Hearing loss isn’t just about the ear’s ability to process sound and send the signal to the brain. How the central nervous system processes the sound is a large contributor to speech perception. The central nervous system plays an active role in working memory, language, and attention. Auditory Processing Disorders (APD) are also referred to as Central Auditory Processing Disorders (CAPD). One can have “normal hearing” and yet present with difficulty managing auditory information that is heard. APD refers simply to an auditory deficit and is not the result of or does not affect other higher-order cognitive disorders.
Other disorders can affect one’s ability to attend to speech or another sound stimulus and may not fall under the umbrella of APD. Those with Attention Deficit/Hyperactivity Disorder (ADHD), for example, may have trouble understanding and remembering spoken messages because the attention deficit is hindering their ability to use the incoming stimuli. Similarly, those with autism may have difficulty with word comprehension due to the higher-order deficit – not specifically in neural procession of auditory stimuli. These are independent of and should not be confused with APD.
Though the official APD diagnosis comes from the Audiologist, per American Speech, Language and Hearing Association (ASHA). But it takes a team of professionals (teachers, educational diagnosticians, speech pathologists, psychologists, and audiologists) to fully understand the scope of symptoms for optimal treatment. For diagnosis, there are a number of audiologic tests to assess hearing abilities, repetition processing, and the physiologic responses of the auditory system to sound stimuli. Many of these tests, however, require a person to have the mental capabilities of a seven year old for proper interpretation.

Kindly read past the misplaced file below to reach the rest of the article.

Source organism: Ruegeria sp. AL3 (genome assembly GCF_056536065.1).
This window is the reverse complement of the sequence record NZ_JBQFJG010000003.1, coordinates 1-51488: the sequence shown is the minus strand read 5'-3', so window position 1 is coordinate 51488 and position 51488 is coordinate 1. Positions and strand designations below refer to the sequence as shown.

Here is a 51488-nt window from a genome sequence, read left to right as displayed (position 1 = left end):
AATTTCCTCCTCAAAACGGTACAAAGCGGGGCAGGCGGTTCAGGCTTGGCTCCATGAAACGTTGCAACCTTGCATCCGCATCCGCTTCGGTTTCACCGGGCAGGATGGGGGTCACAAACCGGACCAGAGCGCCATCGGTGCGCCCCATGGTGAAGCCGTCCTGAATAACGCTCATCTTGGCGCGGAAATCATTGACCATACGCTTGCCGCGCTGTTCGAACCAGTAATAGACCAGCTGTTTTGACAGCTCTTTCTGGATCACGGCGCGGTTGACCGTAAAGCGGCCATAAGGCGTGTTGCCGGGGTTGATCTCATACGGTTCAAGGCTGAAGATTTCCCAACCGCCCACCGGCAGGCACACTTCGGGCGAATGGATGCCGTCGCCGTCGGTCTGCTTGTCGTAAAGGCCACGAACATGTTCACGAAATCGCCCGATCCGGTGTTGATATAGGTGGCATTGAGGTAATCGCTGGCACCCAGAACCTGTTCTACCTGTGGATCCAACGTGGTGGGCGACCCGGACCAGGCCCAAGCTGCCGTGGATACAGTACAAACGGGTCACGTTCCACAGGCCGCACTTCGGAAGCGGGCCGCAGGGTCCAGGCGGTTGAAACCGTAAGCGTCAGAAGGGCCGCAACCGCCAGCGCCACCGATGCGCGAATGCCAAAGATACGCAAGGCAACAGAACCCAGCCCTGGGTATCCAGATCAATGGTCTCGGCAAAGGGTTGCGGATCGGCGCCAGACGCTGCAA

Treatment of APD varies tremendously on an individual basis but generally focuses us on three things: environmental accommodations (to improve the auditory signal over other environmental factors aid in better focusing the attention), compensatory strategies using other higher-order skills, therapy to correct the auditory deficit itself. As previously stated, treatment success varies significantly on an individual basis. Some children essentially “grow out” of it and do not experience the difficulty as they get older; others require extensive therapy and may never be fully “cured” from it but, with treatment, can learn to be active listeners rather than victims of APD.